Upcoming Exhibitions

Other Ways; Other Times 
Influences of African-American Tradition from St. Louis Collections

Opening Reception Friday, October 24, 2014 6-8 pm  - runs through November 22, 2014


Kehinde Wiley, After Titian's (Tiziano Vecellio) Penitent Mary Magdalene, 2009, oil wash on paper, 90 x 60 inches,  Courtesy of Susan and David Sherman

Kehinde Wiley, After Titian's (Tiziano Vecellio) Penitent Mary Magdalene, 2009, oil wash on paper, 90 x 60 inches, 
Courtesy of Susan and David Sherman

The Philip Slein Gallery, in partnership with St. Louis collectors and Susan Barrett of Barrett Barrera, will present an exhibition highlighting the influences of African-American tradition culled from numerous private collections. The exhibition, “Other Ways; Other Times: Influences of African-American Tradition from St. Louis Collections” features works by Radcliffe Bailey, Jean Michel Basquiat, Dawoud Bey, Ellen Gallagher, Glenn Ligon, Kara Walker, Kehinde Wiley, and others.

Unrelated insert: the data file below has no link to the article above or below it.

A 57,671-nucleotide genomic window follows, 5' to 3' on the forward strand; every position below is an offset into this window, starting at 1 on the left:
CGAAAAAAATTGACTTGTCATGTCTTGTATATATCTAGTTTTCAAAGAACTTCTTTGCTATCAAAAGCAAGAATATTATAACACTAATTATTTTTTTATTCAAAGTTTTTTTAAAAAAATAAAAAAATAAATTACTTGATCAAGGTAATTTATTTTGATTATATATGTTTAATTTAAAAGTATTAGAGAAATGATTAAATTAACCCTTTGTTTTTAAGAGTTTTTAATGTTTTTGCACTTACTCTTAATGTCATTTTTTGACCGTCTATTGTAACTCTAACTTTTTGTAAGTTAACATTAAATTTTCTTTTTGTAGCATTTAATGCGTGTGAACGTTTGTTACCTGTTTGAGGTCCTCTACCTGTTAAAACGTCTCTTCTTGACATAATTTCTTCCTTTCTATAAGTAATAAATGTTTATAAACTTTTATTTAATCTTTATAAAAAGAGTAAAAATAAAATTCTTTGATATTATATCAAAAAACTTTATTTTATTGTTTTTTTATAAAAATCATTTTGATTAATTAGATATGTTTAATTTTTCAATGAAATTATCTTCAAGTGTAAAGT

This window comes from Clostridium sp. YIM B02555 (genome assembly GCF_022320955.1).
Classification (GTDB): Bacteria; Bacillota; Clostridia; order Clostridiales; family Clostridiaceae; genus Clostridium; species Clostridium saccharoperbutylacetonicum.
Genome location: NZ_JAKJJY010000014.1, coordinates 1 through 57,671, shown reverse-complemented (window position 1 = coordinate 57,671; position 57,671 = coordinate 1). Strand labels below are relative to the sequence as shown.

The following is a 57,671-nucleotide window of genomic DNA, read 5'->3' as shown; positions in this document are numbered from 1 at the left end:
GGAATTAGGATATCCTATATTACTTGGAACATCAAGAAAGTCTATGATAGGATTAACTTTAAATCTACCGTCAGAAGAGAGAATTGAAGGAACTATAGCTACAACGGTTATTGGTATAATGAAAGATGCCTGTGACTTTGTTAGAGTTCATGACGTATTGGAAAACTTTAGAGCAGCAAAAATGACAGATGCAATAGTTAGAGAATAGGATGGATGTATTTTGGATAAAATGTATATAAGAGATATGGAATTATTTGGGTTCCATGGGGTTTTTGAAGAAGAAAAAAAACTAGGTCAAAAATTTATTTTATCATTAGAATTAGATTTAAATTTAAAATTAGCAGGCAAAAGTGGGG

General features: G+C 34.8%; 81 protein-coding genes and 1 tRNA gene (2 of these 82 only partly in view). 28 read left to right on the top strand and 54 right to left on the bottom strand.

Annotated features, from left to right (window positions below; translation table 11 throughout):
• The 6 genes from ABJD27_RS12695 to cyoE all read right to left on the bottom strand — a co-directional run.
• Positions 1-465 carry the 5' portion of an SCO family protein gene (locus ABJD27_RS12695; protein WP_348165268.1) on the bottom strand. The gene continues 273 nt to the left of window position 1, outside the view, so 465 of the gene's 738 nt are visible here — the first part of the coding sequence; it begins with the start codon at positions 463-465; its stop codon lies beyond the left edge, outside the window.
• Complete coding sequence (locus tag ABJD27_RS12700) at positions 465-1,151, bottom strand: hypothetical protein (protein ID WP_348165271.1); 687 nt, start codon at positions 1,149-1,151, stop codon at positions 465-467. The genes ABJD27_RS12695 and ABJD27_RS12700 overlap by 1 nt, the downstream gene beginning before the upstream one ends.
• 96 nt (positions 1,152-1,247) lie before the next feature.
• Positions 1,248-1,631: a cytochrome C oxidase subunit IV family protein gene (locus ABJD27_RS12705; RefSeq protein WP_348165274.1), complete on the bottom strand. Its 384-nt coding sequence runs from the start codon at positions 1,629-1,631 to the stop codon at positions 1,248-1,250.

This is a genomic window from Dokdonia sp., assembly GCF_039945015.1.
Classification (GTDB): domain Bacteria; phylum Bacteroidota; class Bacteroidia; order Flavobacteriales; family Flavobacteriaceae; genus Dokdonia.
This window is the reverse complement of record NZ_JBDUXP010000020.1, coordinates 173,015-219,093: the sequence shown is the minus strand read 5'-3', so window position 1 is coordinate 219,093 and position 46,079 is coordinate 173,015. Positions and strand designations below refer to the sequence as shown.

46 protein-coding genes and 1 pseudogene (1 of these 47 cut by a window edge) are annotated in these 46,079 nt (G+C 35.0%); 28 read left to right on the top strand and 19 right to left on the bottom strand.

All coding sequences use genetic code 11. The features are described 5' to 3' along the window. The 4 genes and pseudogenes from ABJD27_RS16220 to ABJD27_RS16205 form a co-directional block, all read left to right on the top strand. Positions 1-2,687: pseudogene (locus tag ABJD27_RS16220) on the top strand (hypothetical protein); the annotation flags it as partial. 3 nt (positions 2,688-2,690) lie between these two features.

“This exhibition is not so much about defining a culture as it is about attempting to portray its multifaceted aspects and profound contributions,” says gallery co-owner Philip Slein. “From the realism of Beauford Delaney and the Harlem Renaissance to the conceptual issues of Rashid Johnson and Lorna Simpson; from the freewheeling folk art of Mose Tolliver to the sophisticated introspection of Kara Walker and Glenn Ligon – a great tradition is worked and reworked, inspiring current and future generations of African-American artists as well as those from other cultures.”

“We have a rich tradition of collecting artworks by African-American artists in St. Louis,” says art and fashion consultant Susan Barrett. “African-American art has never been mono-thematic and this exhibition is designed to portray its diversity, as well as to honor local collectors who are preserving its rich history.”

Dawoud Bey, Kenneth, 2001, chromogenic print, 23.5 x 19.5 inches, Courtesy of Private Collection

Dawoud Bey, Kenneth, 2001, chromogenic print, 23.5 x 19.5 inches,
Courtesy of Private Collection